Check out Mayor Emanuel’s remarks in the video.


Even more Chicago TechWeek Startup Coverage here.



What A Beer Pong Startup Part Deux [VIDEO]

C5 Beer Pong, Chicago Startup, Chicago Tech Week, Startup Interview

Startups are synonymous with Ping Pong, Beer Pong, and Fooseball right? As a right of passage, many startups that move into a new office, get some kind of funding, or start generating revenue add a table game (or 3) to their office. Heck some startup offices have full arcades.

Back when we were at TechCrunch Disrupt NY 2013 we met New York startup PaddleYou. They make custom affordable custom Ping Pong paddles. They actually made us one as well that you can see in this story.

Mayor Rahm Emanuel stops by to play defense on a C5 beer pong table (photo: C5 Beer Pong/Chicago)

Mayor Rahm Emanuel stops by to play defense on a C5 beer pong table (photo: C5 Beer Pong/Chicago)

So it shouldn’t surprise you that we found a Beer Pong startup at Chicago TechWeek. Actually, we discovered the Beer Pong startup last May when we interviewed them as Chippewa Five. Since then, cofounders Daniel Manriquez and Joe Mollo have shortened the name, improved the tables, and picked up some new customers.

They’ve shortened the name of the company to the much trendier C5 Beer Pong. They had several of their Beer Pong tables on display at Bar TechWeek throughout the three day conference.

The custom made Beer Pong tables aren’t just for frat guys. Zynga was their first customer, and Facebook has purchased a table from them as well. Cab hailing startup Hailo also has a C5 table which was on display at TechWeek.

Last year when we interviewed them we didn’t get to see their tables up close. After seeing them at TechWeek, we may just have to get one in the Nibletz office and for the everywhereelse conference.

Check out our video interiew with Mollo below and for more info visit


A lot more TechWeek startup coverage is here.


Know Who’s Around You At Events With 1871 Startup WeaveThePeople

WeaveThePeople, Chicago startup,startups,startup interview, Paul Caswell

Here are Nibletz we get out into the community and go to a lot (and we mean A LOT) of startup conferences and events. Sure, after spending the last 7 or so years in tech media there are a lot of faces I remember, but there are also a lot that I don’t know. Yes, I would love to know who’s around me at an event that I am at.

This is a problem that several big named startups have been trying to solve. At SXSW 2012 people discovery was the “big thing”: Banjo, Highlight, and several others wanted to help people know who was at SXSW. The problem was they were all GPS, location, and proximity based. The problem manifested itself when people would look for other people they knew who were right on top of them according to the app but could still be in the next building. When you’re in a building or an event with 1000s if not 10s of thousands of people, this is still a daunting task.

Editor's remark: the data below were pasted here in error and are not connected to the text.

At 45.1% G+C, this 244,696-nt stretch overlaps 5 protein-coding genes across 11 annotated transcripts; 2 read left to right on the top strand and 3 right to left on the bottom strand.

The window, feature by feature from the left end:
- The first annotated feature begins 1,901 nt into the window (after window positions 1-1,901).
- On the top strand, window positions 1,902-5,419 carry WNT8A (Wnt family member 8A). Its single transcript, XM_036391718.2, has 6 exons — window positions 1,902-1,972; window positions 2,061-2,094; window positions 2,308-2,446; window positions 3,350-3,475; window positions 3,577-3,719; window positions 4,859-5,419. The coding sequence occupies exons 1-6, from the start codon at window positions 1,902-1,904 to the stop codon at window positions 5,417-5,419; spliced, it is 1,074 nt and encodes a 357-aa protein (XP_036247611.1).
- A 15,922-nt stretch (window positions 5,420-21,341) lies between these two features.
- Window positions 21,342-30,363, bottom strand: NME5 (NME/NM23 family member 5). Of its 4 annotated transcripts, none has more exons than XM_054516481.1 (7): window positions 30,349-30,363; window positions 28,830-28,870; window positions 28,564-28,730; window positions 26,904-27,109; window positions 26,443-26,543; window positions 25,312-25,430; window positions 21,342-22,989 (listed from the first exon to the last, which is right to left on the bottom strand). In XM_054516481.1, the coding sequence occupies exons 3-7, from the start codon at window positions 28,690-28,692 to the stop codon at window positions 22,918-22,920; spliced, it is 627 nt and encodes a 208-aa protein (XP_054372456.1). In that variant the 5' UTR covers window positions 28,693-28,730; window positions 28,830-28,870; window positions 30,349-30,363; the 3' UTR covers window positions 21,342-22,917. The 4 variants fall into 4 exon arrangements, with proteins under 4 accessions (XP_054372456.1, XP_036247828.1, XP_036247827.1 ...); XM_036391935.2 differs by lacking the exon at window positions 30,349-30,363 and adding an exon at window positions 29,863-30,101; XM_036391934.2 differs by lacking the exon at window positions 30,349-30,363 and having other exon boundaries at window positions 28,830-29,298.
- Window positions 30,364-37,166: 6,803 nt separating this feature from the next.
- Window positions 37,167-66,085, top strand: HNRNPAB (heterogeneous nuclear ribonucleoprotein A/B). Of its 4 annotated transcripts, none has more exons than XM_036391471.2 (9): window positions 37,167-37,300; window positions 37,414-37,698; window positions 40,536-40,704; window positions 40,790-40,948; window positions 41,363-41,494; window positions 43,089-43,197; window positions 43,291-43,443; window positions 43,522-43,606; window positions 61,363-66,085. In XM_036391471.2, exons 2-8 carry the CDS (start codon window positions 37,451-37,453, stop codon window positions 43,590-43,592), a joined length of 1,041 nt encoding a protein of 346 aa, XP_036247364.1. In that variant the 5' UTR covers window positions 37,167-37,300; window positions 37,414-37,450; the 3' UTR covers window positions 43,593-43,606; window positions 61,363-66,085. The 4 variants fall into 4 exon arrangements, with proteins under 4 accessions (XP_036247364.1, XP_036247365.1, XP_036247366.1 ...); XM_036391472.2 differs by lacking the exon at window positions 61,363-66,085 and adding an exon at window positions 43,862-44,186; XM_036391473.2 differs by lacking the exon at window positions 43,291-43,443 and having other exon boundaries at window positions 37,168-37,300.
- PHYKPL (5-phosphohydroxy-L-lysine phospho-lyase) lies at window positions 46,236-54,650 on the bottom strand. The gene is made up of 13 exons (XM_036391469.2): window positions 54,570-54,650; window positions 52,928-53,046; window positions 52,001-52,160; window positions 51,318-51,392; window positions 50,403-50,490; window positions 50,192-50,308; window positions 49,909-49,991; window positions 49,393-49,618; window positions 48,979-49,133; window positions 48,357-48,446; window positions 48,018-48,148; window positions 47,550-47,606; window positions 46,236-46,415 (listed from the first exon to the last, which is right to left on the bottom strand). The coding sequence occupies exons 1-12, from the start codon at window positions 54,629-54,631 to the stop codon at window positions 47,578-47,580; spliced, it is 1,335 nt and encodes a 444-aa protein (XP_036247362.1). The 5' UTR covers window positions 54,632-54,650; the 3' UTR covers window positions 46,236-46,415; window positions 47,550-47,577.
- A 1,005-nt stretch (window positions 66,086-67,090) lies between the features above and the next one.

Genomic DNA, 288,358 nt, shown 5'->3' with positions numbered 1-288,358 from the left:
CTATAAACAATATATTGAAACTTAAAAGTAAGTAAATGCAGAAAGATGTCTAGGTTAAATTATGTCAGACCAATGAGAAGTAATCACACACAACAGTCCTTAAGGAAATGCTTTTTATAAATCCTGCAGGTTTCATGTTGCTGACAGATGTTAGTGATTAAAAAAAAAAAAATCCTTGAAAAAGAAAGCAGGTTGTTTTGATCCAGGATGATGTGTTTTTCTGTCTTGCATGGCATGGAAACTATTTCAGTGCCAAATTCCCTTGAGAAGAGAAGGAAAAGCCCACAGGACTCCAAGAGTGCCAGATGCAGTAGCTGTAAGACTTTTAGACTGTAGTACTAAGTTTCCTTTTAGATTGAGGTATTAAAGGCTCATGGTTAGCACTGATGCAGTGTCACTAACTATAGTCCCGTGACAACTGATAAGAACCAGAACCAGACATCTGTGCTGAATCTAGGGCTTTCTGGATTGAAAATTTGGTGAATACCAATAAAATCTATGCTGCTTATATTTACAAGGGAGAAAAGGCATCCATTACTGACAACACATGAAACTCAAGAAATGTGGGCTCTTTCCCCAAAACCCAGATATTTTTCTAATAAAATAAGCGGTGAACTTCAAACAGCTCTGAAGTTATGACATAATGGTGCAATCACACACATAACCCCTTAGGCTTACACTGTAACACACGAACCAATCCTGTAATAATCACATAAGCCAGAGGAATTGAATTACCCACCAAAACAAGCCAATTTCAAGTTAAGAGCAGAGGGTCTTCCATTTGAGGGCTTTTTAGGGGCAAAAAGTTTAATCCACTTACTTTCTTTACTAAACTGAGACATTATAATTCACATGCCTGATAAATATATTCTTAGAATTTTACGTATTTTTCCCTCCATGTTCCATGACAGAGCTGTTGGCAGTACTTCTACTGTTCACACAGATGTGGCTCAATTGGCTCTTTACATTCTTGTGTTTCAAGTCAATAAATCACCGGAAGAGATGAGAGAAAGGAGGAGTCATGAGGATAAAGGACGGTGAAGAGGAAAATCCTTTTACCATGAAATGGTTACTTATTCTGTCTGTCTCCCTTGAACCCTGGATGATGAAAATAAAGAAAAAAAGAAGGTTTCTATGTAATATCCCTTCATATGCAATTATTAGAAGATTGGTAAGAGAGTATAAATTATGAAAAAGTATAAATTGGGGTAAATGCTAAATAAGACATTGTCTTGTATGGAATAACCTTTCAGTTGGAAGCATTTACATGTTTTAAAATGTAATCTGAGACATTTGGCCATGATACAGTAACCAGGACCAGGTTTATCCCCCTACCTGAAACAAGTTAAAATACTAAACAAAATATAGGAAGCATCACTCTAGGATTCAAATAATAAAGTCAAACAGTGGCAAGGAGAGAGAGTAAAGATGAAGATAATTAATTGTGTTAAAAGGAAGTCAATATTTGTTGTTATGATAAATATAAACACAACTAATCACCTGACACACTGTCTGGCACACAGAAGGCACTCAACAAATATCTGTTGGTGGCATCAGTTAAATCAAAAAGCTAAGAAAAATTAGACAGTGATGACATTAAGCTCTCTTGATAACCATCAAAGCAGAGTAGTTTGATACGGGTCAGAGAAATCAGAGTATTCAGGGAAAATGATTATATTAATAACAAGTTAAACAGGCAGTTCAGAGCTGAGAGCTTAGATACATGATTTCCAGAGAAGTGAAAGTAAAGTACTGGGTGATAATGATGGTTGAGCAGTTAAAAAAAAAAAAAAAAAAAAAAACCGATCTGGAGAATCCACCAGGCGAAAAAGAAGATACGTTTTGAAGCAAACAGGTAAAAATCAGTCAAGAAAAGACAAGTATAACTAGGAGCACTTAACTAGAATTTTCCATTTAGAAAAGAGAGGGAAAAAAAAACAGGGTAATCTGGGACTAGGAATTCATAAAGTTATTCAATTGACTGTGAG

WeaveThePeople, a startup incubating at 1871 in Chicago, is solving the problem with a beautifully rich and graphical platform. Using pictures and profiles, you can easily see who’s at the event. It doesn’t drill down to who’s standing next to you, but with the big and bold visual aspect of WeaveThePeople, dusting off your glasses should make it easier to connect.

Paul Caswell, the founder of Weave The People, is from East Chicago where he’s lived for 15 years. (He’s a native of Manchester though; that’s where he gets the cool accent). He grew up coding, developing his first games at age 13. In 2000 Application Development Trends honored him with an Innovator Award. Most of his career he was developing for other people.

WeaveThePeople combines his love of coding and technology with solving a problem that he found first hand in the corporate world, the exact same problem I described above.

Check out our video interview with Caswell below and for more information visit 

We’ve got a lot more startup coverage from Chicago TechWeek here at


Aereo Founder & CEO Chet Kanojia On Why People Love It [VIDEO]

Aereo,Chet Kanojia, Chicago Techweek, Startup

Chet Kanojia, the founder and CEO of controversial TV startup Aereo, appeared at Chicago Techweek on Thursday in a fireside chat called “TV Broadcasting: Who Is Controlling The Remote.” BTIG Managing Director Rich Greenfield led the discussion on topics pertaining to disrupting the world of TV.